Monthly Archives: January 2015

Inline replacement of all newlines in file with br tag

In case you have some output you want to add it to an HTML document, you need to make some modifications to it to make it appear properly.

One of them would be to replace the newline characters with the <br> tag.

If you have GNU sed, you can use the -i option, which will do the replacement in place.

sed -i 's/$/<br>/' myTextFile.txt

Otherwise you will have to redirect to another file and rename it over the old one.

sed 's/$/<br>/' myTextFile.txt > myTextFile.txt.tmp && mv myTextFile.txt.tmp myTextFile.txt

If you want to perform this change on the results of another command (because you are redirecting it to an email client like mutt) you can use the following example

someCommand | sed 's/$/<br>/' | someOtherCommand

Replace date in files 2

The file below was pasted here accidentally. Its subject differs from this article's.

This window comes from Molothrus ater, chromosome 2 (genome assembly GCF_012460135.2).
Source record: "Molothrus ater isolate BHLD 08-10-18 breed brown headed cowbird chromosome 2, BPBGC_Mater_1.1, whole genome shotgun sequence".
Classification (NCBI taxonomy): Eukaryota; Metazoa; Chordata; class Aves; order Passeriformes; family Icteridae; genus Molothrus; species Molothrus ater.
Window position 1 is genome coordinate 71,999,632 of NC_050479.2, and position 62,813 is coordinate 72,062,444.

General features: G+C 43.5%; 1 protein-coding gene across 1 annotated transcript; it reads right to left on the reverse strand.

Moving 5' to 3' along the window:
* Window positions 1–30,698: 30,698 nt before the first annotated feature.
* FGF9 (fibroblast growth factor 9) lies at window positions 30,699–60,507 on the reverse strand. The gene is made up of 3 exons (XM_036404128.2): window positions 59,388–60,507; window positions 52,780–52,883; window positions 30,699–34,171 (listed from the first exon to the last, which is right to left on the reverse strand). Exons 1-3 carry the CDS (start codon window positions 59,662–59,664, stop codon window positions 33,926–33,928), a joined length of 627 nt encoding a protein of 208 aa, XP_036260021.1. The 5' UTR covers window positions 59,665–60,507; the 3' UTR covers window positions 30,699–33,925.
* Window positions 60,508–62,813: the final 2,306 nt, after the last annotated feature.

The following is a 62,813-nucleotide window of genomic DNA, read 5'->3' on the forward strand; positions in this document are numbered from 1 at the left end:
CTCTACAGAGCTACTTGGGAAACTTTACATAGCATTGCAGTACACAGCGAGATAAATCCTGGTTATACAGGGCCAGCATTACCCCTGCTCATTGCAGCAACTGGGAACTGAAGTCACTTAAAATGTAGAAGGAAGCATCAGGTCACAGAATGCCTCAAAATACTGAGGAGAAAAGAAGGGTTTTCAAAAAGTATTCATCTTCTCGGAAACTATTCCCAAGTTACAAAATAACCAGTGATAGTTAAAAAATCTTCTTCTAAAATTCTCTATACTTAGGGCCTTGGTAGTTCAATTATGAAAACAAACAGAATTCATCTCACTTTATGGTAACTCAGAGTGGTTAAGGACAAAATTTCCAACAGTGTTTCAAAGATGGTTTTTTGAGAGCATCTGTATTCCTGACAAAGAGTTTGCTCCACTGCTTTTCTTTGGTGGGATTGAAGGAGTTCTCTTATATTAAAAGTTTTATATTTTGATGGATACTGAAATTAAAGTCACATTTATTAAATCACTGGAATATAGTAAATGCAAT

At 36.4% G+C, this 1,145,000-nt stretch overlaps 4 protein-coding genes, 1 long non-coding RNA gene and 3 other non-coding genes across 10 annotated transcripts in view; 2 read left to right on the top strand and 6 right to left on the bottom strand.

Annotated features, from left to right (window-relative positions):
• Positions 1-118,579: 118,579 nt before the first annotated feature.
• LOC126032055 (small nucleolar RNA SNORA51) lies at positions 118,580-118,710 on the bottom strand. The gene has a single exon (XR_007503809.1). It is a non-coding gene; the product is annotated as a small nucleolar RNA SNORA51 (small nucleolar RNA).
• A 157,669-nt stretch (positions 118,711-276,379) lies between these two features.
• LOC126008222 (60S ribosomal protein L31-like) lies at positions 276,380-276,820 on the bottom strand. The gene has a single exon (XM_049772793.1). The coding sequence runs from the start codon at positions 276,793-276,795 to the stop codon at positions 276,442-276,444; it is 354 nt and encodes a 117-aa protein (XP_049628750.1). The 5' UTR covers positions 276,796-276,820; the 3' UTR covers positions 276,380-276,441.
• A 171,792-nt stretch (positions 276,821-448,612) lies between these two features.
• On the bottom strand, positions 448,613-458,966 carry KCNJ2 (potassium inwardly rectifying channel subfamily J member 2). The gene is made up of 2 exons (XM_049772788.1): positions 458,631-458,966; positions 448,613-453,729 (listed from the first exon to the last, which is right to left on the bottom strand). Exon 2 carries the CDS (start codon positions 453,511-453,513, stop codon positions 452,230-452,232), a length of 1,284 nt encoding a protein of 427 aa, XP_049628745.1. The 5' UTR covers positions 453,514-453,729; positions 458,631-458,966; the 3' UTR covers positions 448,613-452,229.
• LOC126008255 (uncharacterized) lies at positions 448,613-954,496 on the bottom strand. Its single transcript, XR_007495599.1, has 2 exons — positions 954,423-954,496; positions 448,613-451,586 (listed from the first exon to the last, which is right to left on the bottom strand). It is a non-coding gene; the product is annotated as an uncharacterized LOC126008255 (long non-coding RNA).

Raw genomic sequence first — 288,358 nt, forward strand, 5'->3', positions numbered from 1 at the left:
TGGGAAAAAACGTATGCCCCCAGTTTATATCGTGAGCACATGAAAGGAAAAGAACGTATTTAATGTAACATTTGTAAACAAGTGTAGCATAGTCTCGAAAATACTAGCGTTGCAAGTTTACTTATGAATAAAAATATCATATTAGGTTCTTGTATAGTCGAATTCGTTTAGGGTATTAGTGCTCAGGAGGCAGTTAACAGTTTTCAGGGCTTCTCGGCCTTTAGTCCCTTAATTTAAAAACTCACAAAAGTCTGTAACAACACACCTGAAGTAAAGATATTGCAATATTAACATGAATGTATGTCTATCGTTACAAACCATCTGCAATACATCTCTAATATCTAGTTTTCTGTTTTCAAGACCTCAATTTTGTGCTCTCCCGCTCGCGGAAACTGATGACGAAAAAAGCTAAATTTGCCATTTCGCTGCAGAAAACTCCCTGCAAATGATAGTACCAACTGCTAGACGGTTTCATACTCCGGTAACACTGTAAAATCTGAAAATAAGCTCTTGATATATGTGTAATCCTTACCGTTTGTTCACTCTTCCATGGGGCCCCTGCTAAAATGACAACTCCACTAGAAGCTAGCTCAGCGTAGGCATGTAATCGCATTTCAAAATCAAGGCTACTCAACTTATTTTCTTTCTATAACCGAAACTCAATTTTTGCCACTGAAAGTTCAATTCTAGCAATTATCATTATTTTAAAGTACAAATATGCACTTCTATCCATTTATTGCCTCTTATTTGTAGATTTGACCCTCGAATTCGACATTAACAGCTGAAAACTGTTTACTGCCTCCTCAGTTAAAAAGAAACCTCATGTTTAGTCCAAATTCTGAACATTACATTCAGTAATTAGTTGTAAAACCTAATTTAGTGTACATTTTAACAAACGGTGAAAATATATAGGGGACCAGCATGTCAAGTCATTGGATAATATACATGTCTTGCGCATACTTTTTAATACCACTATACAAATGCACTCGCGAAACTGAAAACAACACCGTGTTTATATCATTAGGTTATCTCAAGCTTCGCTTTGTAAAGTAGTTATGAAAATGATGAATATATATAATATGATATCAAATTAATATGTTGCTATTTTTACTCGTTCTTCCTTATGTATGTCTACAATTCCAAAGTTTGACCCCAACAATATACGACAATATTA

You have many simple text log files of a system, where the date is formatted using the slash character / and you want to update the dates to some other date.
Usually when using the sed, the slash character is reserved for separating the parts of the expression you want to evaluate.
In this case though, we can go around this limitation by using another symbol as the separator, leaving the slash character available for us to use in our regular expression.


The following example demonstrates just that. You will see that we used the colon character : in the place of the separator allowing us to use the slash character / in the expression.

sed -i 's:2015/01/06:2015/01/15:g' *.log

What we did here was change the character that sed uses to delimit its options with :, this way we could use / as any other character.
All log files in that folder will get automatically updated since we used *.log at file selection parameter.
The -i parameter instructs sed to make all replacements in place. i.e. All files will be modified to reflect the changes, it will not create new ones.